Numerous retroactive revisions of the federal and Wisconsin revenue laws, presently to be discussed, have imposed taxes on subjects previously untaxed and shifted the burden of old taxes by changes in rates, exemptions and deductions. It has never been thought that such changes involve a denial of equal protection if the new taxes could have been included in the earlier act when adopted. If some retroactive alteration in the scheme of a tax act is permissible, as is conceded, it seems plain that validity, so far as equal protection is concerned, must be determined, as in the case of any other tax, by ascertaining whether the thing taxed falls within a distinct class which may rationally be treated differently from other classes. If such changes are forbidden in the name of equal protection, legislatures in laying new taxes would be left powerless to rectify to any extent a previous distribution of tax burdens which experience had shown to be inequitable, even though constitutional.
The bare fact that the present tax is imposed at different rates and with different deductions from those applied to other types of income does not establish unconstitutionality. It is a commonplace that the equal protection clause does not require a State to maintain rigid rules of equal taxation, to resort to close distinctions, or to maintain a precise scientific uniformity. Possible differences in tax burdens, not shown to be substantial, or which are based on discrimination not shown to be arbitrary or capricious, do not fall within the constitutional prohibition. Lawrence v. State Tax Comm’n, 286 U.S. 276, 284, 285, and cases cited.
Just what the differences are in the tax burdens cast upon the two types of income by the divergence in rates and deductions applied to them does not appear. The burden placed on dividends by the taxing act might have been greater if they had been included in gross income and taxed on the same basis as other income since, in that case, the resulting increase in net income would be taxed at the rates applicable to the higher brackets. When the challenged statute was enacted there were available to the legislature the returns for the taxable year showing the different classes of income, the application to them of the existing law, and the effect of existing rates and deductions. There were also data to be derived from the corporation tax returns showing what part of the exempted dividends had their source in corporate income which had been taxed to the corporation and what part was attributable to corporate income not similarly taxed. The legislature was free to take into account all these factors in prescribing rates and deductions to be applied to the newly taxed dividends so as to arrive at an equitable distribution of the added tax burden. In the absence of any facts tending to show that the taxing act, in its purpose or effect, is a hostile or oppressive discrimination against the recipients of dividends who have been hitherto fortunate enough to escape all taxation we cannot say the taxing statute denies equal protection.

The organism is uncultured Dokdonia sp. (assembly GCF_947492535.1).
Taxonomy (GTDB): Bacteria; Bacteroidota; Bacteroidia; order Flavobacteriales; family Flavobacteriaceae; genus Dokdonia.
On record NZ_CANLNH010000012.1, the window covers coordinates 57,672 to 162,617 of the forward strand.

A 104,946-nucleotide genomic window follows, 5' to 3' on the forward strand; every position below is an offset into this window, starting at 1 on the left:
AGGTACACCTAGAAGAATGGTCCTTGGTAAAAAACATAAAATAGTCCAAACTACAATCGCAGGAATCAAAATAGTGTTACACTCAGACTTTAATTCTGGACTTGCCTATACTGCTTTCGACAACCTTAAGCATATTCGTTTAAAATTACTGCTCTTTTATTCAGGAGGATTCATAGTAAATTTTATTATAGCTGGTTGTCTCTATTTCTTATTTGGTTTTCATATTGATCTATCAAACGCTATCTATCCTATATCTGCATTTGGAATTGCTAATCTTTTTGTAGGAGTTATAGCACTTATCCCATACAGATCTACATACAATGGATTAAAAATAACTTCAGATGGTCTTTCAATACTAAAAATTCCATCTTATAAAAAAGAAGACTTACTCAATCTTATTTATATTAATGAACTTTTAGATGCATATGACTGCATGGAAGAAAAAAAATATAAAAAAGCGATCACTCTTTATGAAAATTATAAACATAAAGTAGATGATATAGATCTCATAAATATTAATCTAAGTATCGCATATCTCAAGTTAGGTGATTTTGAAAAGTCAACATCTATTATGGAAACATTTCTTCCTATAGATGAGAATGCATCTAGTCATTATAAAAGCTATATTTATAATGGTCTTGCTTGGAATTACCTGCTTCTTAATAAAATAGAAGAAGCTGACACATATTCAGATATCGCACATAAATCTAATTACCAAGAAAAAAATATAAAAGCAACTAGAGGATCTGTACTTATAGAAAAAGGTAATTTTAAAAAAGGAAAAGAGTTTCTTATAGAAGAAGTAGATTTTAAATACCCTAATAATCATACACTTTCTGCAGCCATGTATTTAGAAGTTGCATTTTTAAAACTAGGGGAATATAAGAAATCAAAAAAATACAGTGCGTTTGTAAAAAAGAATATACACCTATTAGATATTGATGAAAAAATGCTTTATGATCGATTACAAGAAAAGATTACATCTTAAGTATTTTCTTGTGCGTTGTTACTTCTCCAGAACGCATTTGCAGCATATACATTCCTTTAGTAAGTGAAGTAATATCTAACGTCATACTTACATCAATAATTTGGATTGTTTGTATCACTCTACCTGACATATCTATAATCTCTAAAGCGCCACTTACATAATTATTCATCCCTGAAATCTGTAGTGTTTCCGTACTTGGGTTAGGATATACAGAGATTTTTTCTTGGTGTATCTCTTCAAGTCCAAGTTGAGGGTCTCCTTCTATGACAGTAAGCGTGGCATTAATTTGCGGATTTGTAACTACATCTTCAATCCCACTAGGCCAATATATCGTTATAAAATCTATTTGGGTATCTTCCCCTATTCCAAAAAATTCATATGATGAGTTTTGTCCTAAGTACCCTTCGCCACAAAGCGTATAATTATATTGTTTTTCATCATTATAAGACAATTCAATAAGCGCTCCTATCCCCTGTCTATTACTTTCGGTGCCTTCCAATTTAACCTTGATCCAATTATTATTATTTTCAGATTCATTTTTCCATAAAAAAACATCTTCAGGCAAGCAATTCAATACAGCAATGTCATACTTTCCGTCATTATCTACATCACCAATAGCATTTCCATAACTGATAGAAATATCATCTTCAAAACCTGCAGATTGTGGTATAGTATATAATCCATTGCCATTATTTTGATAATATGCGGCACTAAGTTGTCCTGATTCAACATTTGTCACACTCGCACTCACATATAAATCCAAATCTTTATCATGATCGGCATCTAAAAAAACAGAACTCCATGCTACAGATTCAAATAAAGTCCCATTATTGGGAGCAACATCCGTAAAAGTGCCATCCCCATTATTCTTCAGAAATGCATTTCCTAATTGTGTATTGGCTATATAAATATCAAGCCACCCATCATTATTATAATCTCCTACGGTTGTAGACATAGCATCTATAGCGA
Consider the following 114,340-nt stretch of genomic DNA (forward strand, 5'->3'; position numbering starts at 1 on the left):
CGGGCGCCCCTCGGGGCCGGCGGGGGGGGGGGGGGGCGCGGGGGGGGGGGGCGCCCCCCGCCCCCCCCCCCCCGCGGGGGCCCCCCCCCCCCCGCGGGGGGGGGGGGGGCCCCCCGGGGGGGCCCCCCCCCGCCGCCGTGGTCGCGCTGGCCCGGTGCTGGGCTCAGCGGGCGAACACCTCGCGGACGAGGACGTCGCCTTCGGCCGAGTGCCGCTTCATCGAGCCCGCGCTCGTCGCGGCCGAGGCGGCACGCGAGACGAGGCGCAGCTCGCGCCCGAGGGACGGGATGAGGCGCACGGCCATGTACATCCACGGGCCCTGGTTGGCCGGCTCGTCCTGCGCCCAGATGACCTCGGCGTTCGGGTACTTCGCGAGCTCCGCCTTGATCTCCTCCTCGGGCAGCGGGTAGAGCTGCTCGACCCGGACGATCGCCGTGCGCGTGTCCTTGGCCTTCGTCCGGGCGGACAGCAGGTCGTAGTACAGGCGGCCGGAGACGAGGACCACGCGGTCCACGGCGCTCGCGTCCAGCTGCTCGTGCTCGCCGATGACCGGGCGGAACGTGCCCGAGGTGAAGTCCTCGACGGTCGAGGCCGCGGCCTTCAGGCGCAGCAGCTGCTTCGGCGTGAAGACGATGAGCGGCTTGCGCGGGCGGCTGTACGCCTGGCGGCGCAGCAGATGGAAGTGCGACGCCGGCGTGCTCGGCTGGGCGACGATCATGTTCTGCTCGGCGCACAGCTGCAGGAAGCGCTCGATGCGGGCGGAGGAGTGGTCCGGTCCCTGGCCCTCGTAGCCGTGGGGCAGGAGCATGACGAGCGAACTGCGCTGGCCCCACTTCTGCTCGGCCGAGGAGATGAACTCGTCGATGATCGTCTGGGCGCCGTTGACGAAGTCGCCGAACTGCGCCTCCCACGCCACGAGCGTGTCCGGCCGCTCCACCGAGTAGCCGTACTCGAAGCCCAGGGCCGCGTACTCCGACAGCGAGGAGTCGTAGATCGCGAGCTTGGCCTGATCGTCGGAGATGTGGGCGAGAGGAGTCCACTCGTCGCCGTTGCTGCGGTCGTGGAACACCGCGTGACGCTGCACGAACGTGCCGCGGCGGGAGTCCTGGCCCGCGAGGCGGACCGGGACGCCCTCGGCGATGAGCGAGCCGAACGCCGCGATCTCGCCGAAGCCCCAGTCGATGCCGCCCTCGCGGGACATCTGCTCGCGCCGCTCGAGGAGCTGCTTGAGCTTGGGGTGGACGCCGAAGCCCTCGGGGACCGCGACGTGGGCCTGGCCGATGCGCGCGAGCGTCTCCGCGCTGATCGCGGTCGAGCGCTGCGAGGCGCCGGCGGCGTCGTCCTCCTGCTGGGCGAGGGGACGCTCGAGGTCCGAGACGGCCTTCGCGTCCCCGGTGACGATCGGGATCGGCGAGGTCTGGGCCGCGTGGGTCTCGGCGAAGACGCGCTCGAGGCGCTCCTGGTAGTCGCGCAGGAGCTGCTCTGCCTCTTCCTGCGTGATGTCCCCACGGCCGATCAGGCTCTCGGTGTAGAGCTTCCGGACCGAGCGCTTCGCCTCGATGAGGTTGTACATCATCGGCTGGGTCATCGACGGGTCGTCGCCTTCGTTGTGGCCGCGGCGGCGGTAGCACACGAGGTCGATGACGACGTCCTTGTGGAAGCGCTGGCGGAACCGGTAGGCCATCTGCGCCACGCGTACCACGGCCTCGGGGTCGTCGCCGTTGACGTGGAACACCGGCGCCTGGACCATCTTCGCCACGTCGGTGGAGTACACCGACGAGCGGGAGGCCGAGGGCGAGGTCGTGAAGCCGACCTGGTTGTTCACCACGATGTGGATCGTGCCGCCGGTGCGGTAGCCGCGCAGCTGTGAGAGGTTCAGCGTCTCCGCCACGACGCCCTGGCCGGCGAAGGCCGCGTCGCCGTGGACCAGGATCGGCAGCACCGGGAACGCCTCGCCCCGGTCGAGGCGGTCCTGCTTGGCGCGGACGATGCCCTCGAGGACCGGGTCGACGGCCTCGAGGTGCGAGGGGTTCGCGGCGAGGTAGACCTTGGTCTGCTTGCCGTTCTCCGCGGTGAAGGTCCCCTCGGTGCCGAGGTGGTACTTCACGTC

Second. The objection chiefly urged to the taxing statute is that it is a denial of due process of law because in 1935 it imposed a tax on income received in 1933. But a tax is not necessarily unconstitutional because retroactive. Milliken v. United States, 283 U.S. 15, 21; and cases cited. Taxation is neither a penalty imposed on the taxpayer nor a liability which he assumes by contract. It is but a way of apportioning the cost of government among those who in some measure are privileged to enjoy its benefits and must bear its burdens. Since no citizen enjoys immunity from that burden, its retroactive imposition does not necessarily infringe due process, and to challenge the present tax it is not enough to point out that the taxable event, the receipt of income, antedated the statute.